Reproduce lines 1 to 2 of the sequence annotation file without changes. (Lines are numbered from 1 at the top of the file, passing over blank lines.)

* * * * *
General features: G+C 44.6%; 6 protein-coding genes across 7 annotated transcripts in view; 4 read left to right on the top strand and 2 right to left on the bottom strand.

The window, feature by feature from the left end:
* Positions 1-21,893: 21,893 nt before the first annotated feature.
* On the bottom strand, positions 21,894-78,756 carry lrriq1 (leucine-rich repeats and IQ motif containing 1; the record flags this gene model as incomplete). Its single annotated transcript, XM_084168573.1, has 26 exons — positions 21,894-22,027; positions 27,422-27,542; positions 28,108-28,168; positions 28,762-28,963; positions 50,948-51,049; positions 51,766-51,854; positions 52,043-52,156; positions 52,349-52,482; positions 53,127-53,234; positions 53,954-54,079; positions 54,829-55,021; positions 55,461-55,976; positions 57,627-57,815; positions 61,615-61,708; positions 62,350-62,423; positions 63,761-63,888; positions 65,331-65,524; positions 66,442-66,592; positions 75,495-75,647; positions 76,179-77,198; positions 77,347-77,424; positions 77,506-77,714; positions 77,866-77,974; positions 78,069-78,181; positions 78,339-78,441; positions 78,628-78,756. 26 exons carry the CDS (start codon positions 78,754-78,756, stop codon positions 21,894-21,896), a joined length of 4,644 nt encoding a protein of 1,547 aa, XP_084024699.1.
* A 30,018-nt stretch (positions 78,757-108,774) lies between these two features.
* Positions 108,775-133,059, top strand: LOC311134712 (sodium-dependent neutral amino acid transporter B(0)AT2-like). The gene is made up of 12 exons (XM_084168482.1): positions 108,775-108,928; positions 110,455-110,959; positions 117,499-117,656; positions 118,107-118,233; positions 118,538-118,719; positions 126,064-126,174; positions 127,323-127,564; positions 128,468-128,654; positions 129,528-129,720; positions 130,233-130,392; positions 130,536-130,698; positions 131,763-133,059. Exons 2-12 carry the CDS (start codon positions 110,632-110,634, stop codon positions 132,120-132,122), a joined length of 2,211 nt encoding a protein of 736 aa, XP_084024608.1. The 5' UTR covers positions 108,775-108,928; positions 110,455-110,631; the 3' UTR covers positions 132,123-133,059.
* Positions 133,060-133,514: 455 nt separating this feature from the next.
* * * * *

General features: G+C 44.6%; 6 protein-coding genes across 7 annotated transcripts in view; 4 read left to right on the top strand and 2 right to left on the bottom strand.

The window, feature by feature from the left end: